Review: Snowblind by Ragnar Jónasson

Title: Snowblind by Ragnar Jónasson
Translated by Quentin Bates
Dark Iceland Series Book One
Publisher: Minotaur Books
Genre: Contemporary, Mystery
Length: 320 pages
Book Rating: B

Complimentary Review Copy Provided by Publisher Through NetGalley


Siglufjörður: an idyllically quiet fishing village in Northern Iceland, where no one locks their doors–accessible only via a small mountain tunnel.

Ari Thór Arason: a rookie policeman on his first posting, far from his girlfriend in Reykjavik–with a past that he’s unable to leave behind.

When a young woman is found lying half-naked in the snow, bleeding and unconscious, and a highly esteemed, elderly writer falls to his death in the local theater, Ari is dragged straight into the heart of a community where he can trust no one, and secrets and lies are a way of life.

Past plays tag with the present and the claustrophobic tension mounts, while Ari is thrust ever deeper into his own darkness–blinded by snow, and with a killer on the loose.

Taut and terrifying, Snowblind is a startling debut from the extraordinary new talent Ragnar Jonasson.


Snowblind by Ragnar Jónasson is an atmospheric police procedural set in an isolated small town in Iceland.  This first installment in the Dark Iceland series is a bit of a slow burner, but the characters and the setting make it very easy to savor the unfolding story.

A former philosophy and theology student, twenty-four year old Ari Thór Arason has finally found his niche at the police college in Reykjavík. However, finding employment proves elusive until he is offered a position in Siglufjörður.  After impulsively accepting the job without discussing it first with his longtime girlfriend Kristín who refuses to move with him, Ari Thór sets off for his new home.  With the winter darkness, seemingly unending snow and the isolation quickly becoming claustrophobic for Ari Thór, the sleepy village is soon shocked when beloved author Hrólfur Kristjánsson is found dead at the bottom of a staircase at the local theater. While everyone else is convinced Hrólfur’s fall is a tragic accident, Ari Thór wonders if the death might be the result of foul play.  When Linda Christensen is discovered stabbed and lying in the snow, Ari Thór cannot help but speculate the two incidents might be connected, but  how?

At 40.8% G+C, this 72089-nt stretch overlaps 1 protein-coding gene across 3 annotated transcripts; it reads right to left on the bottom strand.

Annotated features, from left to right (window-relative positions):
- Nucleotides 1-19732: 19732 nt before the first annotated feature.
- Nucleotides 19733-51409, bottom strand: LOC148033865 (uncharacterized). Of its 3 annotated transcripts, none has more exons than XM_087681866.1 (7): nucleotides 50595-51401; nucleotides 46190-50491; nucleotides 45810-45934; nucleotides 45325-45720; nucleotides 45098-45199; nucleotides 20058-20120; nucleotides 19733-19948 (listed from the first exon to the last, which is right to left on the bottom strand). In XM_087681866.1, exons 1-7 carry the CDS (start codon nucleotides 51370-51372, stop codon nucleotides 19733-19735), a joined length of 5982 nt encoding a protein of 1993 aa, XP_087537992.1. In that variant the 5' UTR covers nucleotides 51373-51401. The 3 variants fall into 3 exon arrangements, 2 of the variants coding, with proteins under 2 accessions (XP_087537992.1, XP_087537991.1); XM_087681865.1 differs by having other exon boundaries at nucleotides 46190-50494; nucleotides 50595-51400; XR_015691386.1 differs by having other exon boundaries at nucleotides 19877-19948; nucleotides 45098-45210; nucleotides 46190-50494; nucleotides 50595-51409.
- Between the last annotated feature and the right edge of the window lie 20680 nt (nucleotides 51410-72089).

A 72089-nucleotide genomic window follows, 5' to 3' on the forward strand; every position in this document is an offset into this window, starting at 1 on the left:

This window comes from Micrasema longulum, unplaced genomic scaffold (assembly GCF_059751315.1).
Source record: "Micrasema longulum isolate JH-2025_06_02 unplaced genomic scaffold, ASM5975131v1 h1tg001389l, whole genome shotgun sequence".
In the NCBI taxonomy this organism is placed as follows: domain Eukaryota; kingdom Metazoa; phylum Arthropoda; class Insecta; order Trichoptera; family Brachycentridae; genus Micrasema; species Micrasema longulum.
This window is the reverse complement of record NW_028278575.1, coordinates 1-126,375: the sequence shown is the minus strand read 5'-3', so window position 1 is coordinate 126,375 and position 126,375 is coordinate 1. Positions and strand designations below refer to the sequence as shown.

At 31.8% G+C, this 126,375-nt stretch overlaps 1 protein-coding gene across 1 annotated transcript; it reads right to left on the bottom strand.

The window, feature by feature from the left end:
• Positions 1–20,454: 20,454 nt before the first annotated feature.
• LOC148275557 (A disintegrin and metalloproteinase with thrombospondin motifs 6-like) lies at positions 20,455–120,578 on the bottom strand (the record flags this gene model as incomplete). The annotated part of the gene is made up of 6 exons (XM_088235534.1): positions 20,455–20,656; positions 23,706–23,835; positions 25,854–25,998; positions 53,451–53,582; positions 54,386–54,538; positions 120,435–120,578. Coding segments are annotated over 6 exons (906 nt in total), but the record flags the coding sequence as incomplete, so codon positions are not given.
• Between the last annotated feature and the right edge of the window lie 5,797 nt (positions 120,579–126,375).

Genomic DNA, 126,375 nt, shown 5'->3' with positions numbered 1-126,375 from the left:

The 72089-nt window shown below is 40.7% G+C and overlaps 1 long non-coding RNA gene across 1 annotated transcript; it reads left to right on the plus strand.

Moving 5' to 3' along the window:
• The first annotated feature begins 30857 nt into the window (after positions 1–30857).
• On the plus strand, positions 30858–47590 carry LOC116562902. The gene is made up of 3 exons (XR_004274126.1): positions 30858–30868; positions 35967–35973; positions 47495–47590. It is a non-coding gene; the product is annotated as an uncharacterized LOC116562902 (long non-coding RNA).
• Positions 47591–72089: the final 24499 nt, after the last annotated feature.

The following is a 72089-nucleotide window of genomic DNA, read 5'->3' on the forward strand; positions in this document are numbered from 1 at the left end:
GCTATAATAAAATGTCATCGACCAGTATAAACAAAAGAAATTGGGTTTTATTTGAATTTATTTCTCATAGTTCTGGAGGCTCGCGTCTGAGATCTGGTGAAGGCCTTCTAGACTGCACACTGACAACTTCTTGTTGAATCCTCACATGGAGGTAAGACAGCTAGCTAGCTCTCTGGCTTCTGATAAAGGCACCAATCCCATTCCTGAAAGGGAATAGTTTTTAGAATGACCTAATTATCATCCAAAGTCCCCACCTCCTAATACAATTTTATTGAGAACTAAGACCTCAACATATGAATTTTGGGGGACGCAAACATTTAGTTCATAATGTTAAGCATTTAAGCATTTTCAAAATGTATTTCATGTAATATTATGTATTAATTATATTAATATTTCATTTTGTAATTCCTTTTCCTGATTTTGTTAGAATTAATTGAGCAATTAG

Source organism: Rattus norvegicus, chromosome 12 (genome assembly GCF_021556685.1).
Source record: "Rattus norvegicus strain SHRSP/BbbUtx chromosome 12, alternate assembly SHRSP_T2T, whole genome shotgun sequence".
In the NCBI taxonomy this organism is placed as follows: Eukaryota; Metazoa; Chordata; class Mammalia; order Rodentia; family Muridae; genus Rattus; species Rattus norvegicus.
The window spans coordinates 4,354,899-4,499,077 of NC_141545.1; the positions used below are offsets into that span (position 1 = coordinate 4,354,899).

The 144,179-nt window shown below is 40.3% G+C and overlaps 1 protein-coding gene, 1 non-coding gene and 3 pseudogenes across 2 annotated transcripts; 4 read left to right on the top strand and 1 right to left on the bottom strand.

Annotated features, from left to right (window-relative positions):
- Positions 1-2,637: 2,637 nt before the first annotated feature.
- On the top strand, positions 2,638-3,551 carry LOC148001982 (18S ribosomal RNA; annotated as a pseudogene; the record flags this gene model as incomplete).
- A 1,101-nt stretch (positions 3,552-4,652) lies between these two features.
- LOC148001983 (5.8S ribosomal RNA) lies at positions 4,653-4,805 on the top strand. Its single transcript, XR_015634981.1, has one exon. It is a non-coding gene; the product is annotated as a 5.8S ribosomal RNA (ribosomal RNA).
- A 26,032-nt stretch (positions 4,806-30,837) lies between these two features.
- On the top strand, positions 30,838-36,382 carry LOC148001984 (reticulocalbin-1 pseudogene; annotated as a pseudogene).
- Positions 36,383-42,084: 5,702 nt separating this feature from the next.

Ari Thór is an interesting young man with a rather complicated past that continues to trouble him.  Moving to the close-knit community of Siglufjörður might prove to be a smart career move in the long run, but in the present, his decision has a detrimental effect on both his relationship and his mental health.  Depressed by Kristín’s less than enthusiastic reaction and feeling claustrophobic by the isolation, darkness and unrelenting snowfall,  Ari Thór is already second-guessing accepting the job when Hrólfur’s body is discovered.

Enthusiastic about his first “real” case,  Ari Thór views the death as suspicious but police chief Tómas is ready to label it as an accident after a cursory investigation.  While he respects his boss’s opinion, Ari Thór  cannot help probing a little deeper into the circumstances surrounding Hrólfur’s fall.  However, in a town as small as Siglufjörður, it does not take long for rumors to begin circulating that Hrólfur might have been murdered and Tómas is none too pleased that Ari Thór is asking questions without permission.  Tómas is equally vexed when someone begins leaking details of the case to a newspaper reporter.  After Linda’s body is found, Tómas,  Ari Thór and veteran investigator Hlynur are definitely under pressure to find answers.  Ari Thór might not be an experienced policeman, but he has good instincts that help him piece together the various clues.

While initially a little slow paced, Snowblind is a compelling mystery with a cast of intriguing characters. The isolation, unrelenting snow and dark winter days underscore Ari Thór’s deepening depression and feelings of oppression.  The leisurely unveiling of the two cases provides plenty of time for Ragnar Jónasson to fully flesh out the various characters which allows readers to become fully acquainted with them on a much more personal level.  An outstanding beginning to the Dark Iceland series that will leave fans of the genre impatiently awaiting the next release.

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1 Comment

Filed under Contemporary, Dark Iceland Series, Minotaur Books, Mystery, Ragnar Jónasson, Rated B, Review, Snowblind

One Response to Review: Snowblind by Ragnar Jónasson

  1. Timitra

    Sounds good. Thanks for sharing your thoughts Kathy